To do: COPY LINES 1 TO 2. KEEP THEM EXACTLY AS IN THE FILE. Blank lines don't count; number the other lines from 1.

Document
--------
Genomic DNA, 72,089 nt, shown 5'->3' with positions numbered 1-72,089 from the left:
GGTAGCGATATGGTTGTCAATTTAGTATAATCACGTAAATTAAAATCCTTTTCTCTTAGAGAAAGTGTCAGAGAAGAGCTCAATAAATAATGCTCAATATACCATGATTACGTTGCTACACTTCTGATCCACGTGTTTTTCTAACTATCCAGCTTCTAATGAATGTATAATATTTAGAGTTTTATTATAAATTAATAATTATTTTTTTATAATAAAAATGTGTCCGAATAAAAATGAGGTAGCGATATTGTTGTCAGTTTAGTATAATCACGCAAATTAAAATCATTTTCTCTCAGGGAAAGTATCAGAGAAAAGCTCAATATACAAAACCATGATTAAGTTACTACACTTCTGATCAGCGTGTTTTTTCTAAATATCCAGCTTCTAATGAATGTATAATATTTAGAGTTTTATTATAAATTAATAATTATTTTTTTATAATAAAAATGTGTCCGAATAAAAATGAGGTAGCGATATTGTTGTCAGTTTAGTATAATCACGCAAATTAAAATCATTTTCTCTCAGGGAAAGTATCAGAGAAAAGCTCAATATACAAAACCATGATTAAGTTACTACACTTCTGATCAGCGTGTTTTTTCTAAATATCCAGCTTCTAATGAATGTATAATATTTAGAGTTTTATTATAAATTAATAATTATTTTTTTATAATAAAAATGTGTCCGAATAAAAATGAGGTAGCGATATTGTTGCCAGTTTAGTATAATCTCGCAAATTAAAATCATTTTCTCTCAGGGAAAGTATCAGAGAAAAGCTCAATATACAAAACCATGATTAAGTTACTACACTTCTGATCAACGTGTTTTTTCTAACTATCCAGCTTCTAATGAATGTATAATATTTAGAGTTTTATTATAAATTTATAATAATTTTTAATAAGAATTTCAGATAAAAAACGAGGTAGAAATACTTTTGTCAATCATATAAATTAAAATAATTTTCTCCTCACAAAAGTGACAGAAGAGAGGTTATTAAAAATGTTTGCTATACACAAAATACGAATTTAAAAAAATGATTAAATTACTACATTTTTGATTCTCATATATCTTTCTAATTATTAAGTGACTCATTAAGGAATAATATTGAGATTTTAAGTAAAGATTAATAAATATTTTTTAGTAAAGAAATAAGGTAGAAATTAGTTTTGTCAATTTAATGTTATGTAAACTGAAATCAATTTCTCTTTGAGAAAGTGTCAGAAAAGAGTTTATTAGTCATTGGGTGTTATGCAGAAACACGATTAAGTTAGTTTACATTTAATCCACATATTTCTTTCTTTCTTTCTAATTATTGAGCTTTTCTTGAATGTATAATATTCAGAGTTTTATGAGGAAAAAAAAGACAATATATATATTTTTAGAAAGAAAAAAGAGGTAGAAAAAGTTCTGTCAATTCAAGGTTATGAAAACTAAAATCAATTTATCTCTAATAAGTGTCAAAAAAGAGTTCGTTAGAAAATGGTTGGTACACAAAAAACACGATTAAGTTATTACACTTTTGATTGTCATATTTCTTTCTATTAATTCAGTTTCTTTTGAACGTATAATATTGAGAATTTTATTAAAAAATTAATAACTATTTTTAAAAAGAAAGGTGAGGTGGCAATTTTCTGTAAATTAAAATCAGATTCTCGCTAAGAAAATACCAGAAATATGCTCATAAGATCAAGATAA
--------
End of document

Genomic DNA, 72,089 nt, shown 5'->3' with positions numbered 1-72,089 from the left:
GGTAGCGATATGGTTGTCAATTTAGTATAATCACGTAAATTAAAATCCTTTTCTCTTAGAGAAAGTGTCAGAGAAGAGCTCAATAAATAATGCTCAATATACCATGATTACGTTGCTACACTTCTGATCCACGTGTTTTTCTAACTATCCAGCTTCTAATGAATGTATAATATTTAGAGTTTTATTATAAATTAATAATTATTTTTTTATAATAAAAATGTGTCCGAATAAAAATGAGGTAGCGATATTGTTGTCAGTTTAGTATAATCACGCAAATTAAAATCATTTTCTCTCAGGGAAAGTATCAGAGAAAAGCTCAATATACAAAACCATGATTAAGTTACTACACTTCTGATCAGCGTGTTTTTTCTAAATATCCAGCTTCTAATGAATGTATAATATTTAGAGTTTTATTATAAATTAATAATTATTTTTTTATAATAAAAATGTGTCCGAATAAAAATGAGGTAGCGATATTGTTGTCAGTTTAGTATAATCACGCAAATTAAAATCATTTTCTCTCAGGGAAAGTATCAGAGAAAAGCTCAATATACAAAACCATGATTAAGTTACTACACTTCTGATCAGCGTGTTTTTTCTAAATATCCAGCTTCTAATGAATGTATAATATTTAGAGTTTTATTATAAATTAATAATTATTTTTTTATAATAAAAATGTGTCCGAATAAAAATGAGGTAGCGATATTGTTGCCAGTTTAGTATAATCTCGCAAATTAAAATCATTTTCTCTCAGGGAAAGTATCAGAGAAAAGCTCAATATACAAAACCATGATTAAGTTACTACACTTCTGATCAACGTGTTTTTTCTAACTATCCAGCTTCTAATGAATGTATAATATTTAGAGTTTTATTATAAATTTATAATAATTTTTAATAAGAATTTCAGATAAAAAACGAGGTAGAAATACTTTTGTCAATCATATAAATTAAAATAATTTTCTCCTCACAAAAGTGACAGAAGAGAGGTTATTAAAAATGTTTGCTATACACAAAATACGAATTTAAAAAAATGATTAAATTACTACATTTTTGATTCTCATATATCTTTCTAATTATTAAGTGACTCATTAAGGAATAATATTGAGATTTTAAGTAAAGATTAATAAATATTTTTTAGTAAAGAAATAAGGTAGAAATTAGTTTTGTCAATTTAATGTTATGTAAACTGAAATCAATTTCTCTTTGAGAAAGTGTCAGAAAAGAGTTTATTAGTCATTGGGTGTTATGCAGAAACACGATTAAGTTAGTTTACATTTAATCCACATATTTCTTTCTTTCTTTCTAATTATTGAGCTTTTCTTGAATGTATAATATTCAGAGTTTTATGAGGAAAAAAAAGACAATATATATATTTTTAGAAAGAAAAAAGAGGTAGAAAAAGTTCTGTCAATTCAAGGTTATGAAAACTAAAATCAATTTATCTCTAATAAGTGTCAAAAAAGAGTTCGTTAGAAAATGGTTGGTACACAAAAAACACGATTAAGTTATTACACTTTTGATTGTCATATTTCTTTCTATTAATTCAGTTTCTTTTGAACGTATAATATTGAGAATTTTATTAAAAAATTAATAACTATTTTTAAAAAGAAAGGTGAGGTGGCAATTTTCTGTAAATTAAAATCAGATTCTCGCTAAGAAAATACCAGAAATATGCTCATAAGATCAAGATAA